Charles Knowles, Barts and the London NHS Trust
Project summary: Faecal incontinence (FI) is a common and distressing condition that is often poorly responsive to changes in diet or drug treatment. New approaches are emerging that employ the electrical stimulation of nerves to improve function and symptoms. Sacral nerve stimulation (SNS) is now an established (NICE recommended) intervention for FI. Unfortunately it is both expensive and an invasive treatment requiring operations with possible complications. This pilot study will compare the use of Percutaneous Tibial Nerve Stimulation (PTNS), a cheaper and less invasive alternative to SNS, using a mixed methods phase II exploratory trial design.
Support given by RDS London: RDS London has supported this project throughout the NIHR grant application process. After reviewing the proposal, RDS London introduced an appropriate senior health economist interested in advising on the project.
“We have found RDS feedback to be very useful after the rejection of this application first time round. We are particularly grateful for their suggestions on the ‘Health Economic’ and ‘Patient and Public Involvement’ aspects of our application. Overall the patient centred approach suggested by the RDS has certainly aided the development of our project and strengthened our final proposal”.
Catherine Oakley, Guy's and St Thomas' NHS Foundation Trust
Project summary: A side effect of cancer chemotherapy is the development of a life threatening blood infection called neutropenic sepsis, which causes a significant number of hospital admissions each year. The delay in patients reporting signs of this infection may exacerbate the problem, causing longer and more costly hospital stays and a risk of mortality. Further chemotherapy treatment may also be delayed, which may affect prognosis. This study aims to understand patients' knowledge of risk of neutropenic sepsis during chemotherapy and how this impacts on their behaviour should they become unwell. The findings will inform models of care to assist early reporting of neutropenic sepsis.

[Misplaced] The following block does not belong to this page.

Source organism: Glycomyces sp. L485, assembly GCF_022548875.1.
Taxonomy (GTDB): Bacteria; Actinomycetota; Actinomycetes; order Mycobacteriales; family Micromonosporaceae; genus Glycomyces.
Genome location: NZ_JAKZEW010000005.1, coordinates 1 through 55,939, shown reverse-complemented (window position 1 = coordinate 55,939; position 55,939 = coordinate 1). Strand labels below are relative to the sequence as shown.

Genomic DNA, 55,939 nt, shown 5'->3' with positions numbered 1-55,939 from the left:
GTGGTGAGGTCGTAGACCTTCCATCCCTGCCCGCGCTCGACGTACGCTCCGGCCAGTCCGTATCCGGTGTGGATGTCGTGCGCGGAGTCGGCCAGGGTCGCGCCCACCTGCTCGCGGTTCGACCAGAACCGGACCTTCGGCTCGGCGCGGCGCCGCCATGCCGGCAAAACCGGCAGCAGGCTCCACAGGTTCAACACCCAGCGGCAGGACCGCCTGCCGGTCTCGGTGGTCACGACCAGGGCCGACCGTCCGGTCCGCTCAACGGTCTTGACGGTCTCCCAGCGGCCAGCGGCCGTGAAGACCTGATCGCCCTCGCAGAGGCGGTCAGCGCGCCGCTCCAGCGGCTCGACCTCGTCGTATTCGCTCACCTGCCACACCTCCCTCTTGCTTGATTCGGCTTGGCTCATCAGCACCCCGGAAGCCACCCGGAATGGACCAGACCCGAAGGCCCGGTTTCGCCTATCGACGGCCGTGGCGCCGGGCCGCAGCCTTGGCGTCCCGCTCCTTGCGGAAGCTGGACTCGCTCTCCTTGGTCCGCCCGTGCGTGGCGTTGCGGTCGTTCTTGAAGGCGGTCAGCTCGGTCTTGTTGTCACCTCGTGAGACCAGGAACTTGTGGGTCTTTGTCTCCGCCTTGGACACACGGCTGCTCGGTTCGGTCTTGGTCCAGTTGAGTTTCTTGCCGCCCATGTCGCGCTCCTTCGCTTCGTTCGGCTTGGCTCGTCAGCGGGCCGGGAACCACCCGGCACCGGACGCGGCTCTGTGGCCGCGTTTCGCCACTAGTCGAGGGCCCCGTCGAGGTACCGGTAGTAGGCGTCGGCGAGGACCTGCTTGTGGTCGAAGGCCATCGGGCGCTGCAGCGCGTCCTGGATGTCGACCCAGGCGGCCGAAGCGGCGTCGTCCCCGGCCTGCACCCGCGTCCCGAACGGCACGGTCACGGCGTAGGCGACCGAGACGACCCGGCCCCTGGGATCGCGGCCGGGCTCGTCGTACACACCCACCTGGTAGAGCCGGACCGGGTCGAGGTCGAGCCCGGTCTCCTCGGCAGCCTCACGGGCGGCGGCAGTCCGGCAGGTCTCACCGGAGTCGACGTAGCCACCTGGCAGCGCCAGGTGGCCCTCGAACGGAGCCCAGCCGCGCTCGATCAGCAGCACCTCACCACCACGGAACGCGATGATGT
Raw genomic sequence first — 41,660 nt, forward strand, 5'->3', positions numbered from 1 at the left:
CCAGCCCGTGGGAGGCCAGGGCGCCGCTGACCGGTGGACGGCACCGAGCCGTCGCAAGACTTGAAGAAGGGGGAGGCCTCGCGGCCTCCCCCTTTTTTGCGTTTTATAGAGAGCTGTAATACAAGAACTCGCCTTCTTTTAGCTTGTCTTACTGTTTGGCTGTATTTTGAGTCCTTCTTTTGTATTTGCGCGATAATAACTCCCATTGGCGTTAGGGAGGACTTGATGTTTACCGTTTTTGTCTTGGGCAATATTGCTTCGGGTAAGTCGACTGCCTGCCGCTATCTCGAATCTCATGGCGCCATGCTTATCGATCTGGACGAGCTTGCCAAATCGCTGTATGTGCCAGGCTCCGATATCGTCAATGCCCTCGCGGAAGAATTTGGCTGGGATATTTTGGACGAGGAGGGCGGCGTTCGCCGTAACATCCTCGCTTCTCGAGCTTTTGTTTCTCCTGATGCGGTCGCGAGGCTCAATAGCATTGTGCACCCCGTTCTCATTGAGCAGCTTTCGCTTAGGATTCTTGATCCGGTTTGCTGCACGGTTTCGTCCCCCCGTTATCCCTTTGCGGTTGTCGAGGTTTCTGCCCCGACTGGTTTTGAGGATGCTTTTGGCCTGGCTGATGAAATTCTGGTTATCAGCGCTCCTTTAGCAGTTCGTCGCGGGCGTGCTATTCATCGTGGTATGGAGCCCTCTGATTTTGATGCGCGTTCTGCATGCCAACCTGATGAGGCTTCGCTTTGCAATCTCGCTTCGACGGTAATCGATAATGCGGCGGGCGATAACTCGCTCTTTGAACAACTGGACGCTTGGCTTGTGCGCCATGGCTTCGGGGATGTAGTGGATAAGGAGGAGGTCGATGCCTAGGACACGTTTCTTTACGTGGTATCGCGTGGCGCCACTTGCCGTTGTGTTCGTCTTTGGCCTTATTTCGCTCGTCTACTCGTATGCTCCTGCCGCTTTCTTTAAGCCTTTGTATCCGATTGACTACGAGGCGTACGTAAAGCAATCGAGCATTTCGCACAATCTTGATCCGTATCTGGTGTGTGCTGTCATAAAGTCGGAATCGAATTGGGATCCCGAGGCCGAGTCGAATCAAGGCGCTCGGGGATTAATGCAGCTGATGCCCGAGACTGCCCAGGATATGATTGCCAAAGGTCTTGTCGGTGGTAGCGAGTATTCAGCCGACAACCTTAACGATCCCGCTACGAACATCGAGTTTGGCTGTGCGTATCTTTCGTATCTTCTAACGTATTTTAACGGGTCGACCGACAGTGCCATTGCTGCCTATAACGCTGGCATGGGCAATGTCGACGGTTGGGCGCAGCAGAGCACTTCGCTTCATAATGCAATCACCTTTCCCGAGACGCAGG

Support given by RDS London: RDS London helped with preparation for the NIHR interview, advising on what to expect and how to focus the presentation as well as guidance on the user perspective.
“I found RDS London hugely supportive; they made some really useful suggestions. The adviser suggested I undergo a mock interview with various professionals including a medical consultant, which was very helpful”.
See our Success Stories page for more profiles on the successful applicants that we have worked with.